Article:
Church Stuff-More or less

Does the church make sense or do we make it too hard for people to come in? I think yes and yes and the task then is to make it easier. Maybe for someone out there, this will be the case. I write as a Lutheran (or, perhaps a Lutherpalian) although I might seem out of the mainstream from time to time. That's okay, isn't it? Let's blog on.

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Location: Northport, Long Island, United States

Contrary to what Google will tell you, I have been blogging for several year, right here. Look for Churchstuff-moreorless. life was a hell of a lot easier when you could talk to someone to get help. Now, you can't do it on the telephone, you can't do it on the internet. Life was easier and made more sense because people actually cared. Now they will screw you as quickly as they will help you. Unfuck the world.

Monday, July 31, 2006

Rachel's children

We have been studying the psalms in adult bible study on Sunday mornings before church. I didn't pick it, not sure if I like it, but we are using a guide written by Eugene Peterson. So be it.

Since it wasn't too hot yet, folks who arrived first decided that we could sit outside in the shade again. Metal folding chairs are metal folding chairs, I guess, regardless of where you place them! So, after a time for communal prayer, we began the lesson for the day, Psalm 137. It's one of those psalms of lament which didn't make the psalter in the Lutheran Book of Worship but, given the news from the Middle East, it seemed timely although I must confess, I didn't think of the coincidence until later.

Psalm 137 begins with familiar words
By the rivers of Babylon—
there we sat down and there we wept
when we remembered Zion.

It is a psalm written after the Israelites had been exiled to Babylon and while it begins with what is a poignant recollection, in its nine or so verses, it quickly spins down into a vengeful plea.
O daughter Babylon, you devastator!
Happy shall they be who pay you back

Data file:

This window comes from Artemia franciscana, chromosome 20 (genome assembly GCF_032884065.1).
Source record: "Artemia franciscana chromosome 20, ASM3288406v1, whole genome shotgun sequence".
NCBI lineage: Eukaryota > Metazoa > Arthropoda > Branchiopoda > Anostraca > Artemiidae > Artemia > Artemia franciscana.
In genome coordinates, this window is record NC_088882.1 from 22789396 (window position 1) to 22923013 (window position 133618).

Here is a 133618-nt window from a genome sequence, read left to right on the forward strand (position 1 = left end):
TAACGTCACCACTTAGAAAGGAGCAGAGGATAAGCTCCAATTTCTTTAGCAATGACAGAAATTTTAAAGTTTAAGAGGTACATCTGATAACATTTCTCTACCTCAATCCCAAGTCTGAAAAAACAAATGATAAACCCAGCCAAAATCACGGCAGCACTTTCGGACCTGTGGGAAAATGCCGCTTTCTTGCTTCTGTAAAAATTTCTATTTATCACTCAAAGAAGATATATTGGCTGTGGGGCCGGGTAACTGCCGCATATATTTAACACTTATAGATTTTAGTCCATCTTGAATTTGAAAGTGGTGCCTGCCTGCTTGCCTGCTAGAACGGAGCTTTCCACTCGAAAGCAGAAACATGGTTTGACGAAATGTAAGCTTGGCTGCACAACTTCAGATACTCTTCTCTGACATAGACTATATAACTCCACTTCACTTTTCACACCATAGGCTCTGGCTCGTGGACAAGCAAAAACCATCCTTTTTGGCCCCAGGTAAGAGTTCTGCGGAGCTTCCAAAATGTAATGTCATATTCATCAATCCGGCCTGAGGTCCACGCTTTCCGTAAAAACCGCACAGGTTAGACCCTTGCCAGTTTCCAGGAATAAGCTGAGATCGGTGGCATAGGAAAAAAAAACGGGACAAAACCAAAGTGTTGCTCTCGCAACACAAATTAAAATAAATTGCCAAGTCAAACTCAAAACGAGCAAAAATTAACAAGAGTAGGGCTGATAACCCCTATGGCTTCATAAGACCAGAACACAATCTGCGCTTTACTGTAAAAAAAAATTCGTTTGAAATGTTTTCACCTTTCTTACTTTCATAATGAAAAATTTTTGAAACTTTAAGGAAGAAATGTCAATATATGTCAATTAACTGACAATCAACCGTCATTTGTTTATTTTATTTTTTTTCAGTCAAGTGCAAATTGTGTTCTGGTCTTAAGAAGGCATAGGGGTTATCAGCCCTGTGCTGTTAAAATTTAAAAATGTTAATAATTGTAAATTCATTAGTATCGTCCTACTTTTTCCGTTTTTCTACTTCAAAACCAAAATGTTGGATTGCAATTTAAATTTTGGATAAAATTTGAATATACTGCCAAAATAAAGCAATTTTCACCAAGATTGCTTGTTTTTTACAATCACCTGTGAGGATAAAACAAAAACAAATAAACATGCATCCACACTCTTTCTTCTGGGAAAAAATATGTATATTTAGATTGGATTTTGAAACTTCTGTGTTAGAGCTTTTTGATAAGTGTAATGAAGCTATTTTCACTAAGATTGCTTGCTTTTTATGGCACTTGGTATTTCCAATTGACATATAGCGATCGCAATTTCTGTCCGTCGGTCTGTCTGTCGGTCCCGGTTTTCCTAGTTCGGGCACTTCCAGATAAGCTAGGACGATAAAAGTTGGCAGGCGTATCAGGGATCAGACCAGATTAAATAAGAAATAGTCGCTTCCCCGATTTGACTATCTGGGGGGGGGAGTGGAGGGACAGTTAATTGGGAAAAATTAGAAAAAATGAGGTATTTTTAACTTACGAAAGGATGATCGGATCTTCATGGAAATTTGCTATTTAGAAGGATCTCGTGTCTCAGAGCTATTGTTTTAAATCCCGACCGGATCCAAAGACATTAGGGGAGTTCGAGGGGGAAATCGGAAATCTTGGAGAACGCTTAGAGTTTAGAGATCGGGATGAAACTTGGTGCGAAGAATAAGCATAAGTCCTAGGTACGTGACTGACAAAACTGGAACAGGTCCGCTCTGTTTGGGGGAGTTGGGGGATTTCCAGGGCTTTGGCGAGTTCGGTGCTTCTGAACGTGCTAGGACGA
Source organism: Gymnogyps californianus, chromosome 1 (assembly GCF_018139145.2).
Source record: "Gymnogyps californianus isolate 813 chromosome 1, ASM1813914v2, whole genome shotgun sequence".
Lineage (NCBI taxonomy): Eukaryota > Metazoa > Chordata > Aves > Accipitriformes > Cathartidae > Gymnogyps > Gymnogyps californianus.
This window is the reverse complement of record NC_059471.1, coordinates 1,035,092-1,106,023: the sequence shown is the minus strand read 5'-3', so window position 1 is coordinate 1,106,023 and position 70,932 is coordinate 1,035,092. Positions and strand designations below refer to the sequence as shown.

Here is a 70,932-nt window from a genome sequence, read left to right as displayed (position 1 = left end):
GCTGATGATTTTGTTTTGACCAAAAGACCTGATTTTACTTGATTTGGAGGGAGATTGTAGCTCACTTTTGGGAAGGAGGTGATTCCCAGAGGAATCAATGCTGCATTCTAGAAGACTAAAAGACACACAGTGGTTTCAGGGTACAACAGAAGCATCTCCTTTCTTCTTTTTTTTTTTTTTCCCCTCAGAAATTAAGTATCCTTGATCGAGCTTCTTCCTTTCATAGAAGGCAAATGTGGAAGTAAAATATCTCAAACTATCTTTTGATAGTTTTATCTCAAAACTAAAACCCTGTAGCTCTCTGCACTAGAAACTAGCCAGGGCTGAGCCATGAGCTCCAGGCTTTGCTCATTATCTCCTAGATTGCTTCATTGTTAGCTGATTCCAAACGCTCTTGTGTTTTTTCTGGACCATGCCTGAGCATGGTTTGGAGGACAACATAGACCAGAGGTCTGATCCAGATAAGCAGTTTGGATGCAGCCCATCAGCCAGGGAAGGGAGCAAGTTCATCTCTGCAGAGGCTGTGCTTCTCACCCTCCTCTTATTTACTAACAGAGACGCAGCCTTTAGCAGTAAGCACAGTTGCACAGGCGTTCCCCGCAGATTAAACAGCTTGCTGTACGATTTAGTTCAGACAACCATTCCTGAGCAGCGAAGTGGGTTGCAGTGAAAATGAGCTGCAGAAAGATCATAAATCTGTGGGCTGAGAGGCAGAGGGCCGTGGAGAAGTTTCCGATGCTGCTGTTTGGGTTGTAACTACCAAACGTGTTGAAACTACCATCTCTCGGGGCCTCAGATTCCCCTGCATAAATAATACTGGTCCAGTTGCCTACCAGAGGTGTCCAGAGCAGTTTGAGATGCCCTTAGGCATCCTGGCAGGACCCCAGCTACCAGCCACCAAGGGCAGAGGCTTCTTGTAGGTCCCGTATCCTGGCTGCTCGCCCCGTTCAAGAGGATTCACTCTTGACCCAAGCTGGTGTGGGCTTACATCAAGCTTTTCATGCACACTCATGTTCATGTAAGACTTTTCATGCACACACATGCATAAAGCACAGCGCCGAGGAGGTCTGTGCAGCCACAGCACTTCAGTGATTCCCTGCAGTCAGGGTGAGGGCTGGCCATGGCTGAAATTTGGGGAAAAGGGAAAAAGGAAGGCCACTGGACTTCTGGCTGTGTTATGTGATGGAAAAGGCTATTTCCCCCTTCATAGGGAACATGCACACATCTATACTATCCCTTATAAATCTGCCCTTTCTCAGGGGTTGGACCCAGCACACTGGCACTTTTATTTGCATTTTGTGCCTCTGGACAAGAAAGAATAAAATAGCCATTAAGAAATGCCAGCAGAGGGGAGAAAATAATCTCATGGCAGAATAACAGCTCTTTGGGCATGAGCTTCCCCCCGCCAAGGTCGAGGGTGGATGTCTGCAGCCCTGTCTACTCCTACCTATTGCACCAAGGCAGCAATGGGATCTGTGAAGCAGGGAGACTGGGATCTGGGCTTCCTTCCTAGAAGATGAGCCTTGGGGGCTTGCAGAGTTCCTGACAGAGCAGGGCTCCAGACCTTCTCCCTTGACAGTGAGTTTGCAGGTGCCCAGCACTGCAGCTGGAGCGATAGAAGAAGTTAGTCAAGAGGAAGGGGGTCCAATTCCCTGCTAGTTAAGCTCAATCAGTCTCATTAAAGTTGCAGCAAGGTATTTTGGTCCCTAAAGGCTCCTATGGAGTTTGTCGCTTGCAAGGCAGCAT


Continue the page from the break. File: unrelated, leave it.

what you have done to us!
Happy shall they be who take your little ones
and dash them against the rock!
Not exactly what the lectionary might have us sing about on a given Sunday. They are troubling words. They talk about payback, payback meted out on the heads of the most innocent of innocent, the children. Yesterday, I thought of the dozens of innocent children upon whose heads a ton or so of bombs fell. Bombs which had their origin in the US of A. As Dr Rice flits about the world, our munitions dealers are providing all of the tonnage of bombs to destroy Lebanon in pursuit of the Hezbollah.

A colleague suggests that we ought be about the business of evangelize Hezbollah. I am sure that they are as eager for our brand of Christianity as they are our American democracy. Perhaps we might seek to understand why they reject our values, our beliefs, our form of government. Perhaps we might seek out Imams who are faithful adherents to Mohammed and the Qu'ran, and help them get their people back on track. Maybe, just maybe, when they start to think that we respect them as people, that we see ourselves and them, all of them, as children of Abraham can we be about the business of community.

Until then, please do what you can to help the innocent. Lord knows there are a lot of them. Please contact Lutheran Disaster Response today.

Friday, July 28, 2006

Lutherpalian??? What's up with that?

I allude, in my bio, to being, in fact, a "Lutherpalian". It is a contraction of the words Lutheran and Episcopalian, not original with me. It reflects a couple of things but most importantly, my faith journey.